Three and a half hours later, my son was born. I didn’t get to hold him. They handed him over to what looked like a homeless man. He had long white hair and a beard, and was wearing a Canadian hockey jersey. It was Canada Day. My husband followed the group of NICU staff, as the doctors finished up with me. I only caught a glimpse of his little head full of black hair.
I waited for what seemed like forever, and my husband finally came back with some news. “He cried!” he said. That was a good sign. He showed me pictures, telling me how when they placed him in his incubator by the window, fireworks started going off in the background. We still hadn’t settled on a name. I was really set on Isaiah, but my husband didn’t love it. The next morning when he heard me waking, he said, “What about Ziah? It means ‘the Lord is my strength.’” “Ya, I like it.” The easy part was over, the hard part was just beginning.
A Light In the Darkness
The weeks and months that followed were some of the most trying that I had ever experienced. We rode that emotional roller coaster of being parents of a micro-preemie. There were good days, followed by really bad days. Too many times doctors approached us with “There’s nothing else we can do. We just have to wait and see.” It was after one of these really bad days, that I went home and just collapsed on my bedroom floor crying out to God. I remember asking him, “Are You punishing me?” . It was in this moment that I first began to feel God’s fatherly love. I remember as I finished that thought, I heard the Spirit say “No, I’m about to show you how much I love you.” There were many occasions during this time where God comforted me, telling me, “It’s going to be okay. Trust Me. I love you. Trust Me.” I did. I allowed His peace to come in and carry me.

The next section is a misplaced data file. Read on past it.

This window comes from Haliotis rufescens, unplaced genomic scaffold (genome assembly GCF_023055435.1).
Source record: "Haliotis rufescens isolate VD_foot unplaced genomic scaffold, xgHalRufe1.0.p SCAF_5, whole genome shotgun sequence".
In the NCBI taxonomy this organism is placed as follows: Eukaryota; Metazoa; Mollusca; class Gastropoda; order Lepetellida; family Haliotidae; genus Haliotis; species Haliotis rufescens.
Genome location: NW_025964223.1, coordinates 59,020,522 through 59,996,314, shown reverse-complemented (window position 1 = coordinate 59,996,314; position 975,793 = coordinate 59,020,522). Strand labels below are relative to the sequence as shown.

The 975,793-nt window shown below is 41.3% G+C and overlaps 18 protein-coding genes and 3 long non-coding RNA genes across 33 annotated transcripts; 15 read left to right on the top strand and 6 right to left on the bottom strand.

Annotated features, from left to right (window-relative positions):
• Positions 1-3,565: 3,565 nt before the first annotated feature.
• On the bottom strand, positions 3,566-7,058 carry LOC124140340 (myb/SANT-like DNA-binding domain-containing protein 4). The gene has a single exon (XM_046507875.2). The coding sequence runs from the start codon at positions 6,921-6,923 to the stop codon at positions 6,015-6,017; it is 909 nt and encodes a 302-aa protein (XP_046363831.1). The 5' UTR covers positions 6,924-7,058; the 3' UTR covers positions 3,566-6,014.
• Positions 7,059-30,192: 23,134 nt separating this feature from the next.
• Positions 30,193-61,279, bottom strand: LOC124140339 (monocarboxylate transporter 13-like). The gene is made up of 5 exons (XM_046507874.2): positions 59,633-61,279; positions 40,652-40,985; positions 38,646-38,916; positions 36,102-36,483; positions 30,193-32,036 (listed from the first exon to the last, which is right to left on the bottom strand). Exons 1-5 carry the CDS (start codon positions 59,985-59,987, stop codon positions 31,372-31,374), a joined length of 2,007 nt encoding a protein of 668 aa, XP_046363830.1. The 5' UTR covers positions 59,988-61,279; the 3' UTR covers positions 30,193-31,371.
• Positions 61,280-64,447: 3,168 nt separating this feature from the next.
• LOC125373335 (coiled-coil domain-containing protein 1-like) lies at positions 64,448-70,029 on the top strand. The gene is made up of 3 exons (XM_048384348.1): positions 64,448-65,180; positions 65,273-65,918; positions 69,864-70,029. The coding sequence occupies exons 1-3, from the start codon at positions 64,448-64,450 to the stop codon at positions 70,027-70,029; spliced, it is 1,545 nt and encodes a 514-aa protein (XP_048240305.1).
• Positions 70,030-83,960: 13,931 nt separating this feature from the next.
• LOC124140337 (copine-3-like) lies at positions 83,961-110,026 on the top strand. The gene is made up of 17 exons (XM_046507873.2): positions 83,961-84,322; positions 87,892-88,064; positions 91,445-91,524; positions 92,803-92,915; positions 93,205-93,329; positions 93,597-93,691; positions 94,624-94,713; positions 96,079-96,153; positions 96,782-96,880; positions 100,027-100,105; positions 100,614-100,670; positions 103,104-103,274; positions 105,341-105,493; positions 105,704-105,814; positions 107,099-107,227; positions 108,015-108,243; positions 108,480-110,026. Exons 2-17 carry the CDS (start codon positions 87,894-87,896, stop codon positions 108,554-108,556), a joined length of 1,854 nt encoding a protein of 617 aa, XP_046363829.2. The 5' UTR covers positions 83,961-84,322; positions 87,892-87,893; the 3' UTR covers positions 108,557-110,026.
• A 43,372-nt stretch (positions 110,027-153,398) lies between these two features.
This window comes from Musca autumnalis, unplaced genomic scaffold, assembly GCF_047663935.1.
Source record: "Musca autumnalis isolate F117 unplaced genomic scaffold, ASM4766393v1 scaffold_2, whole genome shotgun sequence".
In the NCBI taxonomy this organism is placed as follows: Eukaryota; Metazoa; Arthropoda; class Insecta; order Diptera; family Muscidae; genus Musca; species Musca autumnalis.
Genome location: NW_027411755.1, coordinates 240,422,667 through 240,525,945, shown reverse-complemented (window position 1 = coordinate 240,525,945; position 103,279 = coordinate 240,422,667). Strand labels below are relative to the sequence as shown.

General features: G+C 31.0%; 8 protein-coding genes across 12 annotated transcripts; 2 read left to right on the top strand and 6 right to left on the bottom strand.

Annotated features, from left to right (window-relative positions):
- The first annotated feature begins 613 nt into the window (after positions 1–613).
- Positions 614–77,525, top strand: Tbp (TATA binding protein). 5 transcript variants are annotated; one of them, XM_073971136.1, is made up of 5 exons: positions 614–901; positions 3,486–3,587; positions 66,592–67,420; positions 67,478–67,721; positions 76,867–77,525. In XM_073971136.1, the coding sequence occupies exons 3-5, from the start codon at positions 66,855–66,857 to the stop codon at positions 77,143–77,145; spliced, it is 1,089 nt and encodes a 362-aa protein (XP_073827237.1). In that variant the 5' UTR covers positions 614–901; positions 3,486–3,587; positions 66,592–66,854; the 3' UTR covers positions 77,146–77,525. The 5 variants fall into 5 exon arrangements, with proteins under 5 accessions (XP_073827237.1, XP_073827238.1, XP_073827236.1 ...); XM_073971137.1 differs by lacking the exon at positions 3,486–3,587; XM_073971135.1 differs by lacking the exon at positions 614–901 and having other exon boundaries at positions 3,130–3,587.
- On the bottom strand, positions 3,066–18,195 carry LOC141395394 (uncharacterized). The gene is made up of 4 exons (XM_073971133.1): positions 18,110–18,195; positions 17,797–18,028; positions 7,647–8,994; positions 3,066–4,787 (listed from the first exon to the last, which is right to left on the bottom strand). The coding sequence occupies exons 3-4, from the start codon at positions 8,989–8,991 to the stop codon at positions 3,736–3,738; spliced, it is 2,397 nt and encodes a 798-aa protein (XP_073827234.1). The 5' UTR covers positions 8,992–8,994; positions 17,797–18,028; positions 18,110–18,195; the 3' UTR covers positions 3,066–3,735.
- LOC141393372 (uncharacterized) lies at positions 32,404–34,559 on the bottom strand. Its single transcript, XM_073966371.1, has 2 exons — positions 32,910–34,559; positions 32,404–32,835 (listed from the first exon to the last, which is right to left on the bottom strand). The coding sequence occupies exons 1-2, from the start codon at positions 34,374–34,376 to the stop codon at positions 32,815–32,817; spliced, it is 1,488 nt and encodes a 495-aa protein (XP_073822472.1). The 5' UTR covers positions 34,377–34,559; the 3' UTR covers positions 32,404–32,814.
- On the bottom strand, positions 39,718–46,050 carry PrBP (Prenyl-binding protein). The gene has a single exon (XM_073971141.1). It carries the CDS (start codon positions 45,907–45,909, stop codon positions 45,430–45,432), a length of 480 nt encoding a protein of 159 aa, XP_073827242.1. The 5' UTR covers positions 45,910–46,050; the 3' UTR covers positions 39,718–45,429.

We were finally able to bring our son home after six and a half months and five surgeries later. Not before we experienced an outpouring of love on us from around the globe, even from people we didn’t know. From the moment we entered that hospital that day in June, God surrounded us with people who would encourage us along the journey.
No parent likes to see their child suffer. We would take on their pain if we could. Nor does God take pleasure in seeing his children suffering. Suffering is a part of living in this fallen world. We cannot escape it. But that doesn’t mean that God can’t use it, and turn our pain into something beautiful. I know that my son’s journey touched many lives, strengthening and even restoring the faith of those who watched miracle after miracle. God used this dark time to make Himself known and more real to me than ever before. Even though I had been a Christian for almost thirty years, I had not known the immeasurable and tender love of my heavenly Father until I let myself be vulnerable enough to fall into my His arms.
God used the birth of my son to break through some pretty thick walls that I had constructed over the years. For most of my life, I kept God at an arm’s length. I would not give Him an opportunity to disappoint me. I put Him in a similar place as my biological father. A sort of mythical figure that was who I deemed Him to be. The problem with this idea of God is that it didn’t allow me to experience who He is: the Great I AM, Yahweh. He is far greater than I could imagine Him up to be in my limited scope of understanding. That day, when my strength was gone, I finally let Him show me who He is. He did not disappoint. As He showed me who He is, He also showed me who I am: His beloved child. His heart broke for me, as mine did for my son. His strength carried us both.